- The Washington Times - Saturday, August 14, 2021

Australian officials imposed strict new stay-at-home orders Saturday across New South Wales, including Sydney, ordering shops and households alike to close their doors due to a spike in new COVID-19 cases.

The government of the state of New South Wales (NSW), announced the measures after it reported 466 new locally-transmitted cases of COVID-19, breaking the previous record of 390 set just the day before.

“We have to accept that this is the worst situation New South Wales has been in since day one,” Gladys Berejiklian, the state’s premier, told reporters at a news conference, The Australian reported.

This is literally a war and we know it has been a war for some time – but never to this extent,” added Ms. Berejiklian, 50, the leader of the NSW Liberal Party, according to the regional news report.

To slow the spread of COVID-19, the contagious disease caused by the novel coronavirus, Ms. Berejiklian said that all of NSW would go into a seven-day lockdown starting at 5 p.m. local time on Saturday.

NSW ordered all pubs, restaurants and cafes to close to the public for seven days, except for takeaway customers, and told all non-essential retail businesses in the state to shutter for the week as well.

Australians have also been asked to remain at their residence unless they have a “reasonable excuse,” such as shopping locally at an essential business authorized to operate or seeking medical attention.

“Everyone must stay at home unless they have a reasonable excuse to leave. They also cannot have visitors in their home from outside their household, including family and friends,” the government said.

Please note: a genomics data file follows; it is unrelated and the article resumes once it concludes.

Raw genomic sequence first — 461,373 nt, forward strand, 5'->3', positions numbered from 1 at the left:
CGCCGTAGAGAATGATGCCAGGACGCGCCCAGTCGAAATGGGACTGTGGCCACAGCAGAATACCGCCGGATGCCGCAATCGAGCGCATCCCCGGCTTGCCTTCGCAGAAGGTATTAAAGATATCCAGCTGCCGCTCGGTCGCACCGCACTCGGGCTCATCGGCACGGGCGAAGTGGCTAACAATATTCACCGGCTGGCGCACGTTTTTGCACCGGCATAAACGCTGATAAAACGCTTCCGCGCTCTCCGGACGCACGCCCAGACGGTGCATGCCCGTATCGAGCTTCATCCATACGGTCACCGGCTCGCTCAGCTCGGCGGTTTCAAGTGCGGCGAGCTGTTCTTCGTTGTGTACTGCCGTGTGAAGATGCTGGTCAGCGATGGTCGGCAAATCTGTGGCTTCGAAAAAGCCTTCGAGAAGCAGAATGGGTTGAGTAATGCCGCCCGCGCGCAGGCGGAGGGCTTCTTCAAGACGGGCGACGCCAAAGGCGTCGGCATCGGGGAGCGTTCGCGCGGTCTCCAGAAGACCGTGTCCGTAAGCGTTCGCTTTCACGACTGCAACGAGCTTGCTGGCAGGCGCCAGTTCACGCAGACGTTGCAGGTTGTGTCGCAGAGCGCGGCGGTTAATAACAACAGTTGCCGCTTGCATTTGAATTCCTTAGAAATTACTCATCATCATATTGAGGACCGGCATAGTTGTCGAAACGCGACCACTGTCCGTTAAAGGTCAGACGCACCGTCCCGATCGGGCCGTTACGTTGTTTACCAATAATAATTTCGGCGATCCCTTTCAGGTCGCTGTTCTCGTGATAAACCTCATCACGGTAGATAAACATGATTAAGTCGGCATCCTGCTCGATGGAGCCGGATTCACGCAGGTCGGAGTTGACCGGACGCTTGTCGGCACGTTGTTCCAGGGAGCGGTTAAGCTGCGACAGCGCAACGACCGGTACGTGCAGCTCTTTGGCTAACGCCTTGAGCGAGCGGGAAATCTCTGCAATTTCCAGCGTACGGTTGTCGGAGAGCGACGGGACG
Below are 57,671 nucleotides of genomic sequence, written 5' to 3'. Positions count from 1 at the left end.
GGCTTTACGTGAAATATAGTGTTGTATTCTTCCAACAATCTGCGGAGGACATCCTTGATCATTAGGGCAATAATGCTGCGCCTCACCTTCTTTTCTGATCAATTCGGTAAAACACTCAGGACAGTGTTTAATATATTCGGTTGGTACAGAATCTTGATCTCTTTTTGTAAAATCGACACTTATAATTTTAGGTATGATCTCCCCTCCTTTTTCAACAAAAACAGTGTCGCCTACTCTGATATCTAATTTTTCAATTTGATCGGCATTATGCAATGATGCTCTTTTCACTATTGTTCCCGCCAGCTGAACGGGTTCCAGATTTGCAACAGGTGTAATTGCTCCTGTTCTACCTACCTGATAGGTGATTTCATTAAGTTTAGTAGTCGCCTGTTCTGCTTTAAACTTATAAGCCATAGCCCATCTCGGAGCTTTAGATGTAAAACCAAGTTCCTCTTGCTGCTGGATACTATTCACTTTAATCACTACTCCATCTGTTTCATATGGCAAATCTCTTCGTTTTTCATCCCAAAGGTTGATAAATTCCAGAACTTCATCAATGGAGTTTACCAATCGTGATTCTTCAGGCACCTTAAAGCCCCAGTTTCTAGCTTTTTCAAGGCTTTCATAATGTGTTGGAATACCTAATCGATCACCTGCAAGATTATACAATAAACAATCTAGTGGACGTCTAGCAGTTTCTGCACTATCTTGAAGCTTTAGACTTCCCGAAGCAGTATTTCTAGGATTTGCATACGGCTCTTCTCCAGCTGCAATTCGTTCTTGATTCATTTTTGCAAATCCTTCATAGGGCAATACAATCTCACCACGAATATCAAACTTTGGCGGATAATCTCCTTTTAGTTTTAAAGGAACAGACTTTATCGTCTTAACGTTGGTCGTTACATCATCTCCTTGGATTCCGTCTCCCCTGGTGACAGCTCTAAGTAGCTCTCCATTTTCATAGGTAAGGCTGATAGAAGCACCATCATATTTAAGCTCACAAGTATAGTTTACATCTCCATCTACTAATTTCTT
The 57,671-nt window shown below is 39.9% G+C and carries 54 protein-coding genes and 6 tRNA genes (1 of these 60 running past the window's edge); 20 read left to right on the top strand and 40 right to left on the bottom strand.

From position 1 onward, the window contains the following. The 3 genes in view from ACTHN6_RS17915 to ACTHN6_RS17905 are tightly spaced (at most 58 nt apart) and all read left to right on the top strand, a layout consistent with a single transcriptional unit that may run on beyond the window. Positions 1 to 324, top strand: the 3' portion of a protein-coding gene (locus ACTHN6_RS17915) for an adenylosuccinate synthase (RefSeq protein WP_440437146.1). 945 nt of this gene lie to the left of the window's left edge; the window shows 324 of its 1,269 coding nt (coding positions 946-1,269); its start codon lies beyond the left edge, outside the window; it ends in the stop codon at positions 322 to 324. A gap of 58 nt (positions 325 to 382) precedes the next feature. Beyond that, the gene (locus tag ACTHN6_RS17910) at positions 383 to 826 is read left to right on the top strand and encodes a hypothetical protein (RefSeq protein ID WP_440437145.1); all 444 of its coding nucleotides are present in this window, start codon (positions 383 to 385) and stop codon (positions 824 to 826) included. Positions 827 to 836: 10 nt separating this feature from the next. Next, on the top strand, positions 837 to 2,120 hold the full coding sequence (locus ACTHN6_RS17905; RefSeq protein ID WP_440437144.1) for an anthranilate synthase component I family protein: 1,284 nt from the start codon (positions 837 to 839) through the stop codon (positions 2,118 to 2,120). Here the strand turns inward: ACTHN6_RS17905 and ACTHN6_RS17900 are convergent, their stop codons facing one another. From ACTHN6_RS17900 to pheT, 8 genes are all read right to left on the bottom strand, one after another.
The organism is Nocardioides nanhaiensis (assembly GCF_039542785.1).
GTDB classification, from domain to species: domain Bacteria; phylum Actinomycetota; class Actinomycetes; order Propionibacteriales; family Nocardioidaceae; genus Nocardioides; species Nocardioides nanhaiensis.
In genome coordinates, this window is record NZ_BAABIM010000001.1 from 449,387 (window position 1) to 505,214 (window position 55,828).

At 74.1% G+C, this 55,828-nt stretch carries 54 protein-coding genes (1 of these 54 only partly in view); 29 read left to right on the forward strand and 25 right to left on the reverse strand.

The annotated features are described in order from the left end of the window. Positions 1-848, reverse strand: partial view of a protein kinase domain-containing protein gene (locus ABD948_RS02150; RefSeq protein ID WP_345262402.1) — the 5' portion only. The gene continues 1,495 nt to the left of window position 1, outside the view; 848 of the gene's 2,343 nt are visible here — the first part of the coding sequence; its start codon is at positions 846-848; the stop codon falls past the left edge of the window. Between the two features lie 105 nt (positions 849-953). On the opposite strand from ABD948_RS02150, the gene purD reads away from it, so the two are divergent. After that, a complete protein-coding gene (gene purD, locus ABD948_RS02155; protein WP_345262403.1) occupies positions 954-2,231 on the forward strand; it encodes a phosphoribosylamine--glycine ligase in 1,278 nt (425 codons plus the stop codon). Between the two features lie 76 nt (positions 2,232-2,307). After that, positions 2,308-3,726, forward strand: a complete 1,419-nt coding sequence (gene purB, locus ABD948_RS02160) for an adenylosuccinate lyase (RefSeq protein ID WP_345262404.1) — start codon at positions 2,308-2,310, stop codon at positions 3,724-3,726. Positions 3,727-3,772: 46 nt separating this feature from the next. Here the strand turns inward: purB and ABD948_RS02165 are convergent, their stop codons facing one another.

“This means the whole state is in strict lockdown,” Ms. Berejiklian stressed on social media. There are some exceptions, including for exercise and for individuals who cannot work or learn from home.

The NSW Police Force announced it will launch “Operation STAY AT HOME” on Monday. It will involve assigning 1,400 traffic officers to “COVID-19 compliance” duties to ensure the lockdown is enforced.

Under new penalties being imposed as part of the operation, Australians risk being fined $5,000, or roughly $3,700 U.S. dollars, for lying on a permit, lying to a contract tracer or breaching quarantine. Breaching quarantine previously carried a fine of $1,000.

“It only takes one person to do the wrong thing to facilitate considerable spread of the virus,” NSW Police Deputy Commissioner Mal Lanyon said in a statement.

“We will be issuing $5,000 fines to people and closing any businesses which continue to breach the health orders, and will not apologize for these increased enforcement efforts going forward,” he said.

In addition to the 1,400 traffic officers, NSW Police announced that an additional 500 Australian Defense Force troops will join 300 previously deployed members of the military to help compliance efforts.

The novel coronavirus is highly infectious, and the even more contagious delta strain that recently caused an increase of reported infectious, hospitalizations and deaths across the U.S. and elsewhere.

Australia is relatively isolated from the rest of the world, and quickly identifying and addressing COVID-19 outbreaks within its borders is crucial to keeping the country from being ravaged by the virus.

The Australian Government Department of Health has logged 38,657 cases of COVID-19, including 953 deaths, since the outbreak started in China in late 2019. Australia has a population of around 25 million, and Sydney is the country’s most populous city;

Comparatively, the U.S., a nation of about 328 million people, has recorded more than 36 million positive COVID-19 cases since the outbreak started. More than 600,000 have died from the disease nationwide.

• Andrew Blake can be reached at ablake@washingtontimes.com.

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